Discussion thread about this test already closed by mods on SHTV, probably emotions running too high. Some of it is amusing.

Can You Hear the Difference @ SHTV (http://forums.stevehoffman.tv/threads/internet-test-can-you-hear-the-difference-between-24-bit-and-16-bit-audio.352185/)


Quote
Grant

    daglesj said: ?
        So erm how many of you here have speakers etc. that have a frequency range higher than 22Khz?


    Being able to hear those frequencies isn't the point. What happens in that area of the spectrum directly affects the fundamentals that we do hear.


That made my brain hurt..If the source frequencies above 20KHz affected the fundamentals in the audible range, then a 44.1kHz sample rate will capture and reproduce that affect because it exists in the audible range below 22kHz.. Ow...

Is it really that hard to understand that you don't have to reproduce a 30kHz tone to reproduce it's effects on the signal within the audible range? You captured those audible effects when you sampled the source.. OW!! Make it stop!!
Title: 24-bit vs. 16-bit Audio listening test
Post by: krabapple on 2014-07-01 22:49:22
Discussion thread about this test already closed by mods on SHTV, probably emotions running too high. Some of it is amusing.

Can You Hear the Difference @ SHTV (http://forums.stevehoffman.tv/threads/internet-test-can-you-hear-the-difference-between-24-bit-and-16-bit-audio.352185/)


Quote
Grant

    daglesj said: ?
        So erm how many of you here have speakers etc. that have a frequency range higher than 22Khz?


    Being able to hear those frequencies isn't the point. What happens in that area of the spectrum directly affects the fundamentals that we do hear.


That made my brain hurt..If the source frequencies above 20KHz affected the fundamentals in the audible range, then a 44.1kHz sample rate will capture and reproduce that affect because it exists in the audible range below 22kHz.. Ow...

Is it really that hard to understand that you don't have to reproduce a 30kHz tone to reproduce it's effects on the signal within the audible range? You captured those audible effects when you sampled the source.. OW!! Make it stop!!



No, don't you see?  The ultrasonic content has to be there in real time, otherwise the brain magic doesn't happen.  ;>

Did they bring up Oohashi et al at all? 




Title: 24-bit vs. 16-bit Audio listening test
Post by: IgorC on 2014-07-02 00:30:30
Imo the test would be more useful if low and middle anchor would be included. 10 bits, 14 bits or similar. Both dithered and noise shaped.
Why? the question was whether people can spot a difference between 16/44.1 and 24/96 audio, and the answer seems to quite clearly support the null hypothesis that there is no audible difference. A "low" anchor at 14 bit might have only embarrassed audiophiles even more.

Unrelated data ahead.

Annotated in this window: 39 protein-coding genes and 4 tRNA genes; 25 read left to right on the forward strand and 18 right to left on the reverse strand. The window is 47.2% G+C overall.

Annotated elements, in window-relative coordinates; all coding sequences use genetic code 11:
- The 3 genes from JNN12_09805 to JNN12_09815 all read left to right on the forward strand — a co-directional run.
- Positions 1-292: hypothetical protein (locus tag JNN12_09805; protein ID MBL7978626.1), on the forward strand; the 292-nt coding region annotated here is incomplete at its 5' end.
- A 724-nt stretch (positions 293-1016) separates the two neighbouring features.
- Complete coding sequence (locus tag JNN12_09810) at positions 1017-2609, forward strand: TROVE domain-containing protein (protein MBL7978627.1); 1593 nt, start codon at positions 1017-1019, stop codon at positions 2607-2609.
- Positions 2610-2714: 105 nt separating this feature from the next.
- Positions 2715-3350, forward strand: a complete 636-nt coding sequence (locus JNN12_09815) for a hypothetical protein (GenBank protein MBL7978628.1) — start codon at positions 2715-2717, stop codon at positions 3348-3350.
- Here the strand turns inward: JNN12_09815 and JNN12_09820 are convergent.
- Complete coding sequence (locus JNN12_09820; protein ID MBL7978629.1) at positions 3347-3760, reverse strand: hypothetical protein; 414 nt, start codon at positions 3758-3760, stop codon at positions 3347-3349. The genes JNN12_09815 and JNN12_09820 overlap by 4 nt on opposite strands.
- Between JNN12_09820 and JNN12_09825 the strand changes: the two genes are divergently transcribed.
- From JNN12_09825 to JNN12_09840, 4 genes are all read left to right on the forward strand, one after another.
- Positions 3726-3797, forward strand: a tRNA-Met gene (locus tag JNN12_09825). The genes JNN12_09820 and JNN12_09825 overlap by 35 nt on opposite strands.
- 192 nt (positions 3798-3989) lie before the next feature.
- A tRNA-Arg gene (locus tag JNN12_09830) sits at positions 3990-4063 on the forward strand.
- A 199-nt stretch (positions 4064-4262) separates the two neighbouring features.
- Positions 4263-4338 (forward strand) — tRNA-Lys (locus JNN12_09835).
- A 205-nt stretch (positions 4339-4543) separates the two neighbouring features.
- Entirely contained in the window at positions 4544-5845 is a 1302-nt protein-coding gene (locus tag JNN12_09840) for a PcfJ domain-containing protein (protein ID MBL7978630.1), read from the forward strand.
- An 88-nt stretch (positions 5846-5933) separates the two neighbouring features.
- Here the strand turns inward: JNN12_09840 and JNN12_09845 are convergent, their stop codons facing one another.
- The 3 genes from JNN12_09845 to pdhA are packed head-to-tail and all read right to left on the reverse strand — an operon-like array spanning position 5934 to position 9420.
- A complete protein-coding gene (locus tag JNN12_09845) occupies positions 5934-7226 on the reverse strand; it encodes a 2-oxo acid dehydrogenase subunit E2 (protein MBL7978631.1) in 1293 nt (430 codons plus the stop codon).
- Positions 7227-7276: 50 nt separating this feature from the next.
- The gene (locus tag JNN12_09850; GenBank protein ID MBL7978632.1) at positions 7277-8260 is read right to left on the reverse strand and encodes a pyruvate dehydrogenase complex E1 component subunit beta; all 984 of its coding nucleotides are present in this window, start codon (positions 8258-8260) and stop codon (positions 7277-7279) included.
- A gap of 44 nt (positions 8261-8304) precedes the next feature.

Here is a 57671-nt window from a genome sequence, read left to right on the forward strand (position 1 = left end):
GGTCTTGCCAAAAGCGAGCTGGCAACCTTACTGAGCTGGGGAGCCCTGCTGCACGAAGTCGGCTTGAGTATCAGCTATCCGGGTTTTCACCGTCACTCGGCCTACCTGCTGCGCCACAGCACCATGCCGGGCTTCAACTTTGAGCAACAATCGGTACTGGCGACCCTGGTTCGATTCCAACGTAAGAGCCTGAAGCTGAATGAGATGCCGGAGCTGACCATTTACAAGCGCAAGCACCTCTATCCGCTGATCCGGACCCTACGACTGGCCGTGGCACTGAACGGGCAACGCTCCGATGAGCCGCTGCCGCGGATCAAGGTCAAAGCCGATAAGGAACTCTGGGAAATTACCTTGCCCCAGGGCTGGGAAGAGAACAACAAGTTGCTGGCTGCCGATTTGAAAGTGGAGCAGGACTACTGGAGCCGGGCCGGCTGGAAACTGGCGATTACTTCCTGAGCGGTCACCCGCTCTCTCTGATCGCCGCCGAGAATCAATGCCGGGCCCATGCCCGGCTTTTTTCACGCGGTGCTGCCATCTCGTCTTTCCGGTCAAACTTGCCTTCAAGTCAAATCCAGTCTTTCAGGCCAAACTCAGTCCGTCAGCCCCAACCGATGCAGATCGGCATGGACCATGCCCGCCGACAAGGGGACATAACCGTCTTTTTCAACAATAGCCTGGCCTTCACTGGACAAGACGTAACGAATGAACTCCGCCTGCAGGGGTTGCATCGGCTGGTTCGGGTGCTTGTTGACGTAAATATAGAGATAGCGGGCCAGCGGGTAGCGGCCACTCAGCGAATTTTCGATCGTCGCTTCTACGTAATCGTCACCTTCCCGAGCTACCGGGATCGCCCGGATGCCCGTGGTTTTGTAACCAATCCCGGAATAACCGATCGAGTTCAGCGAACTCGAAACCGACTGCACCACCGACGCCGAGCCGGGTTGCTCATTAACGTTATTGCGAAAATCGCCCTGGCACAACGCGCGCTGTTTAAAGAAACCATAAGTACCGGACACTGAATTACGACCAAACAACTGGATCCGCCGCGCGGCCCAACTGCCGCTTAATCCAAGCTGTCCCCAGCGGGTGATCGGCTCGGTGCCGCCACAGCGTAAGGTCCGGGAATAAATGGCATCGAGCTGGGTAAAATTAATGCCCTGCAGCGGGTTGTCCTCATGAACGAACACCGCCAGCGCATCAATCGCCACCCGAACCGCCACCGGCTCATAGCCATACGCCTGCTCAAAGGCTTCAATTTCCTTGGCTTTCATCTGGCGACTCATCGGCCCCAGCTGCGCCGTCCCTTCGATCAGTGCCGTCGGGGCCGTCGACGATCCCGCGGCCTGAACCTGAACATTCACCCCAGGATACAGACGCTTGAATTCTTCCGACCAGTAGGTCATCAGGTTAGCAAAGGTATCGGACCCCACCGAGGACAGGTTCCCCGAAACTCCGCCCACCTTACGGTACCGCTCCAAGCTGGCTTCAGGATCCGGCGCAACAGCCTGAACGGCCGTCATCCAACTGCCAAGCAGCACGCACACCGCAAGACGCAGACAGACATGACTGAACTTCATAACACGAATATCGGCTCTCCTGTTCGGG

Hehehe. Yes, if 14 bits with excelent quality dithering and noise shaping would be very hard (or even impossible for almost all people ) to spot so they would realize how it's hopeless trying to hear any tiny difference between 16 and 24 bits.
Title: 24-bit vs. 16-bit Audio listening test
Post by: xnor on 2014-07-02 01:34:18
To have any effect during playback you need lots of energy up there... which just is not there unless you do lots of nonlinear processing (compression etc.).
Title: 24-bit vs. 16-bit Audio listening test
Post by: 2Bdecided on 2014-07-02 10:13:23
I think he kept the sample rate at 96, just changed the bit depth. At least that's how I read it.
Quote
The dithering process was basic. Using an older version of Adobe Audition (version 3.0.1), a flat triangular dither of 0.5 bits was utilized with settings as shown:

(http://4.bp.blogspot.com/-EcO9SxYS9Rg/U6PJIsGNi_I/AAAAAAAADLc/WAQzb6sxxD8/s1600/Dither.png)
Wow. If AA3 still works like CEP in this respect, that's not even proper dither. You need a dither amplitude of 1 for it to work properly.

Can anyone with AA3 check?
New file: 96kHz stereo 32-bit.
Generate tones: 1Hz, no modulation, only the fundamental, -80dB both channels, sine wave, duration 10 seconds.
Convert sample type: 96kHz, stereo, 16-bit, enable dithering, dither depth = 0.5 bits, triangular, no noise shaping.
Amplitude: amplify: +70dB

Listen to the result. If the dither was working, you'd hear continuous white noise. When I do the above, the white noise pulses, meaning the dither is broken.

If you do the above but with dither depth = 1.0 bits, you get continuous white noise at the end.


I'm not claiming the difference is ever audible, or even detectable with any normal audio source - but it's interesting that the test gave the best possible chance of detecting the 16-bit version by using no noise shaping and broken "dither".

Cheers,
David.
Title: 24-bit vs. 16-bit Audio listening test
Post by: xnor on 2014-07-02 11:20:52